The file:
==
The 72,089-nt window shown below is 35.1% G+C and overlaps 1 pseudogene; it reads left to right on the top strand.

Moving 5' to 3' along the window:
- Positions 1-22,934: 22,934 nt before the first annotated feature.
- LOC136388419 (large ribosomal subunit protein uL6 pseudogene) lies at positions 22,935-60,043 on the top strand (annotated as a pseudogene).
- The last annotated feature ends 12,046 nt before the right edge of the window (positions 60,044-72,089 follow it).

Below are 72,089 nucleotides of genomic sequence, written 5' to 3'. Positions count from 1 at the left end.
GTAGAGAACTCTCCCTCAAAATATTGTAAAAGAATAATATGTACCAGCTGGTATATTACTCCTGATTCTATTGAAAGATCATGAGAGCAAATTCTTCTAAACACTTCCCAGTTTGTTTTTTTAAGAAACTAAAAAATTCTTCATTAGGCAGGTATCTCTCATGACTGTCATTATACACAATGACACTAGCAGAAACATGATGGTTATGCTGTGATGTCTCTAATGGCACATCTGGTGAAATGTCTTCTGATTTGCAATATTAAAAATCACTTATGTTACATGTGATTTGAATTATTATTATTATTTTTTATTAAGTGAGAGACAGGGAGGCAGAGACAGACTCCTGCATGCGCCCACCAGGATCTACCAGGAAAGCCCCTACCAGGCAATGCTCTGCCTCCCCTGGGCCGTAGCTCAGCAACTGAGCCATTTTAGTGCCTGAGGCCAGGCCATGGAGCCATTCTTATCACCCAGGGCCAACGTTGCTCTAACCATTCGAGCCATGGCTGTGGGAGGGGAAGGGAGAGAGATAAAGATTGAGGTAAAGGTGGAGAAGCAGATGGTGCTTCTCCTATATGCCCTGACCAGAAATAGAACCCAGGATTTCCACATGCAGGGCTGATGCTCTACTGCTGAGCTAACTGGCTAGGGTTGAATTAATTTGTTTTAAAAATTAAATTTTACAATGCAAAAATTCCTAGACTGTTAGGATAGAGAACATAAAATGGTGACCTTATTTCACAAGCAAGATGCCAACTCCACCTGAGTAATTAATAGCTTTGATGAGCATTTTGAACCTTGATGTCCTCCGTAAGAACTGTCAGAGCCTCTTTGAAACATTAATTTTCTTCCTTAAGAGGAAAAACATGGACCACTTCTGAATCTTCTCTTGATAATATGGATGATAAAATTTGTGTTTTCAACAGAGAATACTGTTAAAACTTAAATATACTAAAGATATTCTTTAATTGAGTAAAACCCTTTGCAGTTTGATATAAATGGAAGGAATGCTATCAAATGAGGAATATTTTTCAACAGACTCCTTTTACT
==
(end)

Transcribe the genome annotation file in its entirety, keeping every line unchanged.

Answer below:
The 72,089-nt window shown below is 35.1% G+C and overlaps 1 pseudogene; it reads left to right on the top strand.

Moving 5' to 3' along the window:
- Positions 1-22,934: 22,934 nt before the first annotated feature.
- LOC136388419 (large ribosomal subunit protein uL6 pseudogene) lies at positions 22,935-60,043 on the top strand (annotated as a pseudogene).
- The last annotated feature ends 12,046 nt before the right edge of the window (positions 60,044-72,089 follow it).

Below are 72,089 nucleotides of genomic sequence, written 5' to 3'. Positions count from 1 at the left end.
GTAGAGAACTCTCCCTCAAAATATTGTAAAAGAATAATATGTACCAGCTGGTATATTACTCCTGATTCTATTGAAAGATCATGAGAGCAAATTCTTCTAAACACTTCCCAGTTTGTTTTTTTAAGAAACTAAAAAATTCTTCATTAGGCAGGTATCTCTCATGACTGTCATTATACACAATGACACTAGCAGAAACATGATGGTTATGCTGTGATGTCTCTAATGGCACATCTGGTGAAATGTCTTCTGATTTGCAATATTAAAAATCACTTATGTTACATGTGATTTGAATTATTATTATTATTTTTTATTAAGTGAGAGACAGGGAGGCAGAGACAGACTCCTGCATGCGCCCACCAGGATCTACCAGGAAAGCCCCTACCAGGCAATGCTCTGCCTCCCCTGGGCCGTAGCTCAGCAACTGAGCCATTTTAGTGCCTGAGGCCAGGCCATGGAGCCATTCTTATCACCCAGGGCCAACGTTGCTCTAACCATTCGAGCCATGGCTGTGGGAGGGGAAGGGAGAGAGATAAAGATTGAGGTAAAGGTGGAGAAGCAGATGGTGCTTCTCCTATATGCCCTGACCAGAAATAGAACCCAGGATTTCCACATGCAGGGCTGATGCTCTACTGCTGAGCTAACTGGCTAGGGTTGAATTAATTTGTTTTAAAAATTAAATTTTACAATGCAAAAATTCCTAGACTGTTAGGATAGAGAACATAAAATGGTGACCTTATTTCACAAGCAAGATGCCAACTCCACCTGAGTAATTAATAGCTTTGATGAGCATTTTGAACCTTGATGTCCTCCGTAAGAACTGTCAGAGCCTCTTTGAAACATTAATTTTCTTCCTTAAGAGGAAAAACATGGACCACTTCTGAATCTTCTCTTGATAATATGGATGATAAAATTTGTGTTTTCAACAGAGAATACTGTTAAAACTTAAATATACTAAAGATATTCTTTAATTGAGTAAAACCCTTTGCAGTTTGATATAAATGGAAGGAATGCTATCAAATGAGGAATATTTTTCAACAGACTCCTTTTACT